Lovely three-petaled ephemeral spring plants can be found blooming in Michigan woodlands before deciduous trees are in full leaf. Trillium typically emerge in late April or early May in Northern Michigan. The blooms open slowly and may last into early June. When the blooms fade, the above-ground plants vanish, leaving only the underground plant structures to sleep until next year.
Trillium are extremely fragile, and picking the flowers seriously injures the plant by preventing it from producing food for the next year, often effectively killing the plant and ensuring none will grow in its place. Trillium typically thrives in moist, woodland settings where rich, acidic soil is present.
Most people are familiar with the larger white-flowering trillium (Trillium grandiflorum) which is common in our woods, but there are actually eight different species of trillium thought to occur naturally in our state. Four are rare and are assigned “Threatened” or “Endangered” protected status in Michigan. The state lists toadshade, prairie trillium, and snow trillium as threatened and painted trillium as endangered. A ninth species, green trillium, is believed to be extirpated, or disappeared completely from the state.
Protected trillium cannot be collected from the wild under any circumstances. However, trilliums are available from garden centers. These nursery plants can be treated just like any other perennial. They work well in a shade garden with woodland phlox (Phlox divaricate), false Solomon’s seal (Maianthemum racemosum), foamflower (Tiarella cordifolia), and ferns.
The status of trilliums in the wild was assessed in partnership with NatureServe, the New Mexico BioPark Society, and Mt. Cuba Center, the native plant garden and research facility in Delaware. Their report (published in April 2022) revealed that 32 percent of our native trillium species or varieties are threatened with extinction. The biggest concerns for the sustenance of trillium populations are animal grazing, urban development, and competition from invasive plants.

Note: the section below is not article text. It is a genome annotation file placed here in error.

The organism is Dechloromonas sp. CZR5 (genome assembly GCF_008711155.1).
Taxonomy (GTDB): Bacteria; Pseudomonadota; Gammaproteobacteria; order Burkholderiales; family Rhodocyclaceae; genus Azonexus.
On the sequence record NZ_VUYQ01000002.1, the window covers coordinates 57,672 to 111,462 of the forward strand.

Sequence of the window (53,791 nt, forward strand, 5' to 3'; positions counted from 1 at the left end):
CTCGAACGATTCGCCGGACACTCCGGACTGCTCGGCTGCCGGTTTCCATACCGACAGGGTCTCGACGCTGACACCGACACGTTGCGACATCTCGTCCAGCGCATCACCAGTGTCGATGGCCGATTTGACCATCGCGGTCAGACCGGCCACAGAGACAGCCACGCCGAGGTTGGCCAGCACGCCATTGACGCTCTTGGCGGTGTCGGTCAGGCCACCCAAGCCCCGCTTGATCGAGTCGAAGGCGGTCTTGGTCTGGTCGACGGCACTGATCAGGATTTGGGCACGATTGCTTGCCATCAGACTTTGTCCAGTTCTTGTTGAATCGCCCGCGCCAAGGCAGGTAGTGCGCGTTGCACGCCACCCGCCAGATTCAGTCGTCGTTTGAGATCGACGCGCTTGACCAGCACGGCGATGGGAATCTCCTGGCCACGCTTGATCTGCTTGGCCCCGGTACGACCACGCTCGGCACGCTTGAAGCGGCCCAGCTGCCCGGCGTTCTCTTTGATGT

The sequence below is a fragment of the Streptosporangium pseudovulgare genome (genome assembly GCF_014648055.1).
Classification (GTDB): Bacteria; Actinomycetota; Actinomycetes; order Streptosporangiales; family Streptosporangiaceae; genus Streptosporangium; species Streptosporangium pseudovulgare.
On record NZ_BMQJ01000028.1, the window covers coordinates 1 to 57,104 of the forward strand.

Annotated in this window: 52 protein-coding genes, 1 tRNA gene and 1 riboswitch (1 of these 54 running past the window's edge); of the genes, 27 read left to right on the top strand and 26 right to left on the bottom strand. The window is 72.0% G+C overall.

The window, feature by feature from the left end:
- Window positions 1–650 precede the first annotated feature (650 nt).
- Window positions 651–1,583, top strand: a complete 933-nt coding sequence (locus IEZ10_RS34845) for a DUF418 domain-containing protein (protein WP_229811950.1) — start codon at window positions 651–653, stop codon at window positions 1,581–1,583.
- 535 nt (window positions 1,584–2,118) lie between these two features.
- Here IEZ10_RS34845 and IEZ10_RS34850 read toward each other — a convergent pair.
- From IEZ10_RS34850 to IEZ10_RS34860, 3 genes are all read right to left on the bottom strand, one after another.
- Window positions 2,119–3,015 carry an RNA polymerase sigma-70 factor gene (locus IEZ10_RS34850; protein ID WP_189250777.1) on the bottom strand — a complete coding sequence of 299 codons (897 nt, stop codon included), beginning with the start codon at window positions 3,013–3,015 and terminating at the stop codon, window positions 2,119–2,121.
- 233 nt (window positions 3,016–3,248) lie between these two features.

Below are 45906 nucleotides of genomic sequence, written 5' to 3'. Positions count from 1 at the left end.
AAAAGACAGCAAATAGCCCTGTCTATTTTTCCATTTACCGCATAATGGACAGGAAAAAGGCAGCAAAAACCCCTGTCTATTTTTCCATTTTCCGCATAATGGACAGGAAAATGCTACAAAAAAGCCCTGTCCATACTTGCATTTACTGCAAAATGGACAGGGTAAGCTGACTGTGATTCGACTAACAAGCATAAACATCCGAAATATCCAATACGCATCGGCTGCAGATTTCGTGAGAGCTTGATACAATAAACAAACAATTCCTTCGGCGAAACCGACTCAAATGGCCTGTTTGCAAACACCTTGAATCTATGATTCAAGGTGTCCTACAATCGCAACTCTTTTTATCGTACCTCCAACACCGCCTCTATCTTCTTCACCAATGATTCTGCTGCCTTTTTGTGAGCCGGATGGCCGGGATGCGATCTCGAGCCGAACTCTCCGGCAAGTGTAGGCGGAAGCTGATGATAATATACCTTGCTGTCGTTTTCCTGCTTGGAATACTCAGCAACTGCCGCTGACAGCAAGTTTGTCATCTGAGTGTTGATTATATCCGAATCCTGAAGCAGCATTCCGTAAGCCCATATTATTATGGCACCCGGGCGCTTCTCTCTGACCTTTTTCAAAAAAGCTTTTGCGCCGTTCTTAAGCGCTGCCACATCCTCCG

Repeated grazing from deer can eventually weaken plants and wipe out large areas. In regions where deer populations have increased, trilliums have nearly disappeared. When the blooms are removed, it means no seed will be set. The trillium reproduction cycle, from seed to flowering plant, takes four to seven years — a remarkably long time for herbaceous plants.
The invasives most likely to continue displacing trillium are Chinese privet (Ligustrum sinense), bush honeysuckle (Lonicera maackii) and garlic mustard (Alliaria petiolata). These plants form dense stands which impede the growth of native species.
Our club adopted the trillium as our logo several years ago. As Margaret Roach, the “In the Garden” columnist for the New York Times wrote last year, “Their distinctive, early flowers charm us, making them a kind of poster plant for other species in trouble, ambassadors for an interest in growing and conserving natives. Botanists often refer to them as ‘charismatic’ flora.” Hopefully, their charisma will capture you during a springtime walk in the woods.
For more information about trillium:
U.S. Forest Service: “About Trilliums”
Longfield Gardens: “All About Trillium”
Michigan Gardener: Plant Focus – Trillium